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Initialize PostgreSQL with Script

KubeDB supports PostgreSQL database initialization. This tutorial will show you how to use KubeDB to initialize a PostgreSQL database from script.

Before You Begin

At first, you need to have a Kubernetes cluster, and the kubectl command-line tool must be configured to communicate with your cluster. If you do not already have a cluster, you can create one by using minikube.

Now, install KubeDB cli on your workstation and KubeDB operator in your cluster following the steps here.

To keep things isolated, this tutorial uses a separate namespace called demo throughout this tutorial.

$ kubectl create ns demo
namespace "demo" created

$ kubectl get ns demo
NAME    STATUS  AGE
demo    Active  5s

Note: Yaml files used in this tutorial are stored in docs/examples/postgres folder in GitHub repository kubedb/cli.

Prepare Initialization Scripts

PostgreSQL supports initialization with .sh, .sql and .sql.gz files. In this tutorial, we will use data.sql script from postgres-init-scripts git repository to create a TABLE dashboard in data Schema.

As gitRepo volume has been deprecated, we will use a ConfigMap as script source. You can use any Kubernetes supported volume as script source.

At first, we will create a ConfigMap from data.sql file. Then, we will provide this ConfigMap as script source in init.scriptSource of Postgres crd spec.

Let’s create a ConfigMap with initialization script,

$ kubectl create configmap -n demo pg-init-script \
--from-literal=data.sql="$(curl -fsSL https://raw.githubusercontent.com/kubedb/postgres-init-scripts/master/data.sql)"
configmap/pg-init-script created

Create PostgreSQL with script source

Following YAML describes the Postgres object with init.scriptSource,

apiVersion: kubedb.com/v1alpha1
kind: Postgres
metadata:
  name: script-postgres
  namespace: demo
spec:
  version: "9.6-v1"
  storage:
    storageClassName: "standard"
    accessModes:
    - ReadWriteOnce
    resources:
      requests:
        storage: 50Mi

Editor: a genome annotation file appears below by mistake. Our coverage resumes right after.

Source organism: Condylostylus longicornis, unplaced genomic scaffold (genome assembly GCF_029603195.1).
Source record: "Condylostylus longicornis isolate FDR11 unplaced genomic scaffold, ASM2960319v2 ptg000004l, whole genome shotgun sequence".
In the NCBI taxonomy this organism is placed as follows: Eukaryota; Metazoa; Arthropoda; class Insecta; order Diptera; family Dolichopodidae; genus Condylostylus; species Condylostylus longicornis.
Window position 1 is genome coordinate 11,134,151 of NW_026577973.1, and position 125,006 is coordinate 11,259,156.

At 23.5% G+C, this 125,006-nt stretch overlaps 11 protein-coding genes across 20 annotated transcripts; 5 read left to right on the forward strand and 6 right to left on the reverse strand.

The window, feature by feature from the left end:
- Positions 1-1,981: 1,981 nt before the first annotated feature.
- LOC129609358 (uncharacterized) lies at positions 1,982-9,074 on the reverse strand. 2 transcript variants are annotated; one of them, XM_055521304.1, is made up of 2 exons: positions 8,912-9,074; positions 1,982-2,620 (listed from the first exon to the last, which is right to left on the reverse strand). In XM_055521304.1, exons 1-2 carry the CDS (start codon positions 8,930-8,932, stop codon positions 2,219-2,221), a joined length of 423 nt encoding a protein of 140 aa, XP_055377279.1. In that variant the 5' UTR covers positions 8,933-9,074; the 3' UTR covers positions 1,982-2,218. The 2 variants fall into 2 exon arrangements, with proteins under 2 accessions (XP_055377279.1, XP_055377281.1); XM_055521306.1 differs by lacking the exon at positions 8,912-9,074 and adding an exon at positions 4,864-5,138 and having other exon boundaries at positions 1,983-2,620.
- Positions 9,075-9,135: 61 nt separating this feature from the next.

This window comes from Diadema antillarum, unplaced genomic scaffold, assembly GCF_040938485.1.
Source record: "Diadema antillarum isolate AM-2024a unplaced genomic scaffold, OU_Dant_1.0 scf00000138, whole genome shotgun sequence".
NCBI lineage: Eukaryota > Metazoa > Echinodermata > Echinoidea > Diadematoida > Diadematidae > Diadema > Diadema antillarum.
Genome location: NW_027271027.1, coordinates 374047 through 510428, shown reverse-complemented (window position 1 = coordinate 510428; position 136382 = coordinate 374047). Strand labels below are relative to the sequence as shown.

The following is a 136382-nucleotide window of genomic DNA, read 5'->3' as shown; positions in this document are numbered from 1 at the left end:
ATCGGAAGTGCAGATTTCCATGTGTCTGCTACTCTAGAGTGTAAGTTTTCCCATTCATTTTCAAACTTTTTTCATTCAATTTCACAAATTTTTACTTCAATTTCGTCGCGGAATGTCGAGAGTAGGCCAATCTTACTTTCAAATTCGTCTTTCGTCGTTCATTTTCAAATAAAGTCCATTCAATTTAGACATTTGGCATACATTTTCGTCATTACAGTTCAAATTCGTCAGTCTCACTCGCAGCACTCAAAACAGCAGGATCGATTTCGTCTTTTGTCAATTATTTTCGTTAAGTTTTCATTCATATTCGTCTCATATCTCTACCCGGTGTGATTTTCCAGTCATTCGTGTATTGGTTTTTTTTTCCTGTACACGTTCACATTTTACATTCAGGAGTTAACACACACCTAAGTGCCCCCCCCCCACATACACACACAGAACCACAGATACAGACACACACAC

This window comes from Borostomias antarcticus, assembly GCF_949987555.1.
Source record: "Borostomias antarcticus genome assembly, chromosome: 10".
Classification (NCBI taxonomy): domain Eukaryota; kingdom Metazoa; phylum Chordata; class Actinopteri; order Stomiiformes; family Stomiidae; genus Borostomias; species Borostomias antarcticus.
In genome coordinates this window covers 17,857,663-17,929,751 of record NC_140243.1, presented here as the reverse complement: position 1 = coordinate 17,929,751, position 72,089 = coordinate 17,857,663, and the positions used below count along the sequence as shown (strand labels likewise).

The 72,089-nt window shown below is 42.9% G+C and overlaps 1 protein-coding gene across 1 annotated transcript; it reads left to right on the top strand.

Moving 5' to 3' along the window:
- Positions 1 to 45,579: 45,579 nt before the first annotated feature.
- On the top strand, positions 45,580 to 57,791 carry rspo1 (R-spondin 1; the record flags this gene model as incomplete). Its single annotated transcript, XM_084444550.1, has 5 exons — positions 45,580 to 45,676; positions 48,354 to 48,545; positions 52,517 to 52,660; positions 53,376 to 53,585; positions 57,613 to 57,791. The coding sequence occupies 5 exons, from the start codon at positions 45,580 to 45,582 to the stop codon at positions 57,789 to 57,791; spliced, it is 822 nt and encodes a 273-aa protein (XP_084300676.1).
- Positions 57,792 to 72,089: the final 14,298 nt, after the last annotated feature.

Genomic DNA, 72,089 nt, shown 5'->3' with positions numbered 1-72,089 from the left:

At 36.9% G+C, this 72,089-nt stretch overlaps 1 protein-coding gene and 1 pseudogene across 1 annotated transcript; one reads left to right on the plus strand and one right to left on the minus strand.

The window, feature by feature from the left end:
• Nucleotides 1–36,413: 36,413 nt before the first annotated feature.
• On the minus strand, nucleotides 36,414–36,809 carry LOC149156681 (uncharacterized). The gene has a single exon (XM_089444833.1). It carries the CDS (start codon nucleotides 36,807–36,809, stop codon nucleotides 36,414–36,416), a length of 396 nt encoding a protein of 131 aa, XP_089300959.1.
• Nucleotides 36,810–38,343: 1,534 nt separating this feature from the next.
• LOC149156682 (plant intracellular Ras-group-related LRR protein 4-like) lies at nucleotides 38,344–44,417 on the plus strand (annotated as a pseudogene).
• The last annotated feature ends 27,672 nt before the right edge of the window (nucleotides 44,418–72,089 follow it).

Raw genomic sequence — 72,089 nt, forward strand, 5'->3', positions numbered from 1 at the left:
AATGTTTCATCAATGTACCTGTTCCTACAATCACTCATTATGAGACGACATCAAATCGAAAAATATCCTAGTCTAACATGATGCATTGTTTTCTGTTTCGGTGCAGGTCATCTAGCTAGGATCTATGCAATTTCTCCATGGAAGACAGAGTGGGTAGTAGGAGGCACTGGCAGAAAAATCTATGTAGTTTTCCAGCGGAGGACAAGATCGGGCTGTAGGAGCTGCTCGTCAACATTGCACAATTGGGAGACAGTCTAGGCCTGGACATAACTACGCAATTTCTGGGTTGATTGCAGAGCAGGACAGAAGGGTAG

init:
    scriptSource:
      configMap:
        name: pg-init-script

Here,

  • init.scriptSource specifies scripts used to initialize the database when it is being created.

VolumeSource provided in init.scriptSource will be mounted in Pod and will be executed while creating PostgreSQL.

Now, let’s create the Postgres crd which YAML we have shown above,

$ kubectl create -f https://raw.githubusercontent.com/kubedb/cli/0.9.0-rc.1/docs/examples/postgres/initialization/script-postgres.yaml 
postgres.kubedb.com/script-postgres created

Now, wait until Postgres goes in Running state. Verify that the database is in Running state using following command,

 $ kubectl get pg -n demo script-postgres
NAME              VERSION   STATUS    AGE
script-postgres   9.6-v1    Running   39s

You can use kubedb describe command to view which resources has been created by KubeDB for this Postgres object.

$ kubedb describe pg -n demo script-postgres
Name:               script-postgres
Namespace:          demo
CreationTimestamp:  Fri, 21 Sep 2018 15:53:27 +0600
Labels:             <none>
Annotations:        kubectl.kubernetes.io/last-applied-configuration={"apiVersion":"kubedb.com/v1alpha1","kind":"Postgres","metadata":{"annotations":{},"name":"script-postgres","namespace":"demo"},"spec":{"init":{"script...
Replicas:           1  total
Status:             Running
Init:
  scriptSource:
Volume:
    Type:       ConfigMap (a volume populated by a ConfigMap)
    Name:       pg-init-script
    Optional:   false
  StorageType:  Durable
Volume:
  StorageClass:  standard
  Capacity:      50Mi
  Access Modes:  RWO

StatefulSet:          
  Name:               script-postgres